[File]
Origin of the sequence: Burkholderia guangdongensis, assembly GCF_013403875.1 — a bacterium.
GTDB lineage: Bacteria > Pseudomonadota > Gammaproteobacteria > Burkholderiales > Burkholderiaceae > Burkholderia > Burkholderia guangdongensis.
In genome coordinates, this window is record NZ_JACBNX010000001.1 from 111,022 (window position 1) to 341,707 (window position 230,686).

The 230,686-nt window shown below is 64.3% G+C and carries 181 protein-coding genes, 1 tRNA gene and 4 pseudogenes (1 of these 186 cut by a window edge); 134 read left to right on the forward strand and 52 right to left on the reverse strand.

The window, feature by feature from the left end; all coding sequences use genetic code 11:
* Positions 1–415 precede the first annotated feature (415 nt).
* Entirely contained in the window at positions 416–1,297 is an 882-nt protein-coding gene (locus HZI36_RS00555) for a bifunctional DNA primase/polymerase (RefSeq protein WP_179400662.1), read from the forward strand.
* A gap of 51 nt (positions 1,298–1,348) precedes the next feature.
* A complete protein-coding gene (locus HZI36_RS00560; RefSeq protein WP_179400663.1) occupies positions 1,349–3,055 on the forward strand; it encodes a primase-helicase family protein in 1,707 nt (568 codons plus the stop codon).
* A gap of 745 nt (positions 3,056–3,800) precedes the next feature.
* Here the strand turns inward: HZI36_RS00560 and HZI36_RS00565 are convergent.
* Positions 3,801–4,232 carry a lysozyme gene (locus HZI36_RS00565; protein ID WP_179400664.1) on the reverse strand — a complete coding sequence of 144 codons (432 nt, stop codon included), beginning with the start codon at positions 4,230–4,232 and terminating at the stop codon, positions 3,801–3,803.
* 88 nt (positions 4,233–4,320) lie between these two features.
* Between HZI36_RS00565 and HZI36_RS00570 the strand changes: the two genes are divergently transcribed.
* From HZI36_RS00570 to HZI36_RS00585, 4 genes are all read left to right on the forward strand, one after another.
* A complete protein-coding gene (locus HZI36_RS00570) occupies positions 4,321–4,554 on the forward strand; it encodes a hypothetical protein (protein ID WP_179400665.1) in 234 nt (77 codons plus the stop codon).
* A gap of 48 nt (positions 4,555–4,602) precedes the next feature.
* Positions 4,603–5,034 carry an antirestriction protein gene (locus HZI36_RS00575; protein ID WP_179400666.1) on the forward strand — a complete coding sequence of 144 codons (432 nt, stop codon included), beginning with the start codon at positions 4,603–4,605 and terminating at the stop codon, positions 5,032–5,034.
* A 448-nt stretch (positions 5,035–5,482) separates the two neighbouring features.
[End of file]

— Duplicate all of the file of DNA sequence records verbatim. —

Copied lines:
Origin of the sequence: Burkholderia guangdongensis, assembly GCF_013403875.1 — a bacterium.
GTDB lineage: Bacteria > Pseudomonadota > Gammaproteobacteria > Burkholderiales > Burkholderiaceae > Burkholderia > Burkholderia guangdongensis.
In genome coordinates, this window is record NZ_JACBNX010000001.1 from 111,022 (window position 1) to 341,707 (window position 230,686).

The 230,686-nt window shown below is 64.3% G+C and carries 181 protein-coding genes, 1 tRNA gene and 4 pseudogenes (1 of these 186 cut by a window edge); 134 read left to right on the forward strand and 52 right to left on the reverse strand.

The window, feature by feature from the left end; all coding sequences use genetic code 11:
* Positions 1–415 precede the first annotated feature (415 nt).
* Entirely contained in the window at positions 416–1,297 is an 882-nt protein-coding gene (locus HZI36_RS00555) for a bifunctional DNA primase/polymerase (RefSeq protein WP_179400662.1), read from the forward strand.
* A gap of 51 nt (positions 1,298–1,348) precedes the next feature.
* A complete protein-coding gene (locus HZI36_RS00560; RefSeq protein WP_179400663.1) occupies positions 1,349–3,055 on the forward strand; it encodes a primase-helicase family protein in 1,707 nt (568 codons plus the stop codon).
* A gap of 745 nt (positions 3,056–3,800) precedes the next feature.
* Here the strand turns inward: HZI36_RS00560 and HZI36_RS00565 are convergent.
* Positions 3,801–4,232 carry a lysozyme gene (locus HZI36_RS00565; protein ID WP_179400664.1) on the reverse strand — a complete coding sequence of 144 codons (432 nt, stop codon included), beginning with the start codon at positions 4,230–4,232 and terminating at the stop codon, positions 3,801–3,803.
* 88 nt (positions 4,233–4,320) lie between these two features.
* Between HZI36_RS00565 and HZI36_RS00570 the strand changes: the two genes are divergently transcribed.
* From HZI36_RS00570 to HZI36_RS00585, 4 genes are all read left to right on the forward strand, one after another.
* A complete protein-coding gene (locus HZI36_RS00570) occupies positions 4,321–4,554 on the forward strand; it encodes a hypothetical protein (protein ID WP_179400665.1) in 234 nt (77 codons plus the stop codon).
* A gap of 48 nt (positions 4,555–4,602) precedes the next feature.
* Positions 4,603–5,034 carry an antirestriction protein gene (locus HZI36_RS00575; protein ID WP_179400666.1) on the forward strand — a complete coding sequence of 144 codons (432 nt, stop codon included), beginning with the start codon at positions 4,603–4,605 and terminating at the stop codon, positions 5,032–5,034.
* A 448-nt stretch (positions 5,035–5,482) separates the two neighbouring features.